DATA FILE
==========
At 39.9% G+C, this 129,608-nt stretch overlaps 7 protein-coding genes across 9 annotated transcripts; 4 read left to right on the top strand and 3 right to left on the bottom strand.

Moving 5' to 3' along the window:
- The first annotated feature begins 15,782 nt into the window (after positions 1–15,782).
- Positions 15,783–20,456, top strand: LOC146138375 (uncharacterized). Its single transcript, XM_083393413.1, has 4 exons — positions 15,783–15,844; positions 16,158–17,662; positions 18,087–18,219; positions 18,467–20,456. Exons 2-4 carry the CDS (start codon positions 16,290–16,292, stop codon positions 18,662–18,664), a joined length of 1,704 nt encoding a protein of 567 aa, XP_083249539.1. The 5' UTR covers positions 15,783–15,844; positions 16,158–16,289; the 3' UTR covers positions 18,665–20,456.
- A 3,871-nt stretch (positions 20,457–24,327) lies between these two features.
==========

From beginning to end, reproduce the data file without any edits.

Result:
At 39.9% G+C, this 129,608-nt stretch overlaps 7 protein-coding genes across 9 annotated transcripts; 4 read left to right on the top strand and 3 right to left on the bottom strand.

Moving 5' to 3' along the window:
- The first annotated feature begins 15,782 nt into the window (after positions 1–15,782).
- Positions 15,783–20,456, top strand: LOC146138375 (uncharacterized). Its single transcript, XM_083393413.1, has 4 exons — positions 15,783–15,844; positions 16,158–17,662; positions 18,087–18,219; positions 18,467–20,456. Exons 2-4 carry the CDS (start codon positions 16,290–16,292, stop codon positions 18,662–18,664), a joined length of 1,704 nt encoding a protein of 567 aa, XP_083249539.1. The 5' UTR covers positions 15,783–15,844; positions 16,158–16,289; the 3' UTR covers positions 18,665–20,456.
- A 3,871-nt stretch (positions 20,457–24,327) lies between these two features.